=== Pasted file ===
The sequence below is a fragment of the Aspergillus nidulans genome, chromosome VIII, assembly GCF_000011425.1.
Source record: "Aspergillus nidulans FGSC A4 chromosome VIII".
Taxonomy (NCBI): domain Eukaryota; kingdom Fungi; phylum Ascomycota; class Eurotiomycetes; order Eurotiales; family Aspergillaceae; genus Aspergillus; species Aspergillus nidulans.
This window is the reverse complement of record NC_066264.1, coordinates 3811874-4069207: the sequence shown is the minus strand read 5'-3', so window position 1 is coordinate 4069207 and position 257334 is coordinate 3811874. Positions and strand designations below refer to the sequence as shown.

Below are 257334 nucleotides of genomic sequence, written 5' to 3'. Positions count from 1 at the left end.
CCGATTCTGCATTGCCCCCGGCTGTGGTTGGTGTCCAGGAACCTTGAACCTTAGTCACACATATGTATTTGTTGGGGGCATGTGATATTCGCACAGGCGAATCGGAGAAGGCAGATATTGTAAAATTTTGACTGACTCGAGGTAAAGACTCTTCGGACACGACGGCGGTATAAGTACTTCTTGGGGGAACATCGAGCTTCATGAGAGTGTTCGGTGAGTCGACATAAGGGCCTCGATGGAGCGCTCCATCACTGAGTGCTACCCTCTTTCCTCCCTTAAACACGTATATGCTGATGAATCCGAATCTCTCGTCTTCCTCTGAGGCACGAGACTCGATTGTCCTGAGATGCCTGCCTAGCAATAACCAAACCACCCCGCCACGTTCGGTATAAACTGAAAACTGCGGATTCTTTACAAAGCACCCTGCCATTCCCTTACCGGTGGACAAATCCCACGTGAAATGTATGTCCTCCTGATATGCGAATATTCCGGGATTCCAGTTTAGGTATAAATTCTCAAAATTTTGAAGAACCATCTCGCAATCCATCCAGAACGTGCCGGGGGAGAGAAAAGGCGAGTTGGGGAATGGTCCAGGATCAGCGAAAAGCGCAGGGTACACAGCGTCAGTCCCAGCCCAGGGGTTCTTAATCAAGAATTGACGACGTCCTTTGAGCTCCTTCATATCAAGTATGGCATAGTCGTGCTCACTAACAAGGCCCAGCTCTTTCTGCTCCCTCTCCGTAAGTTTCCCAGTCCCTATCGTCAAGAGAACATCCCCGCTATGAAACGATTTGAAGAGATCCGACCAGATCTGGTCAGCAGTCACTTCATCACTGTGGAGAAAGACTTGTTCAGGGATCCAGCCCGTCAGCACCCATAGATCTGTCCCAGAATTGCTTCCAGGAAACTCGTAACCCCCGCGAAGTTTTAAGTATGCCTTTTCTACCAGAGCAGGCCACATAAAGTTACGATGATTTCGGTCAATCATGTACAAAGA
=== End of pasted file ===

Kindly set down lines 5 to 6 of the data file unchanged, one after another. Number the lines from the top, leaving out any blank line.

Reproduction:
Below are 257334 nucleotides of genomic sequence, written 5' to 3'. Positions count from 1 at the left end.
CCGATTCTGCATTGCCCCCGGCTGTGGTTGGTGTCCAGGAACCTTGAACCTTAGTCACACATATGTATTTGTTGGGGGCATGTGATATTCGCACAGGCGAATCGGAGAAGGCAGATATTGTAAAATTTTGACTGACTCGAGGTAAAGACTCTTCGGACACGACGGCGGTATAAGTACTTCTTGGGGGAACATCGAGCTTCATGAGAGTGTTCGGTGAGTCGACATAAGGGCCTCGATGGAGCGCTCCATCACTGAGTGCTACCCTCTTTCCTCCCTTAAACACGTATATGCTGATGAATCCGAATCTCTCGTCTTCCTCTGAGGCACGAGACTCGATTGTCCTGAGATGCCTGCCTAGCAATAACCAAACCACCCCGCCACGTTCGGTATAAACTGAAAACTGCGGATTCTTTACAAAGCACCCTGCCATTCCCTTACCGGTGGACAAATCCCACGTGAAATGTATGTCCTCCTGATATGCGAATATTCCGGGATTCCAGTTTAGGTATAAATTCTCAAAATTTTGAAGAACCATCTCGCAATCCATCCAGAACGTGCCGGGGGAGAGAAAAGGCGAGTTGGGGAATGGTCCAGGATCAGCGAAAAGCGCAGGGTACACAGCGTCAGTCCCAGCCCAGGGGTTCTTAATCAAGAATTGACGACGTCCTTTGAGCTCCTTCATATCAAGTATGGCATAGTCGTGCTCACTAACAAGGCCCAGCTCTTTCTGCTCCCTCTCCGTAAGTTTCCCAGTCCCTATCGTCAAGAGAACATCCCCGCTATGAAACGATTTGAAGAGATCCGACCAGATCTGGTCAGCAGTCACTTCATCACTGTGGAGAAAGACTTGTTCAGGGATCCAGCCCGTCAGCACCCATAGATCTGTCCCAGAATTGCTTCCAGGAAACTCGTAACCCCCGCGAAGTTTTAAGTATGCCTTTTCTACCAGAGCAGGCCACATAAAGTTACGATGATTTCGGTCAATCATGTACAAAGA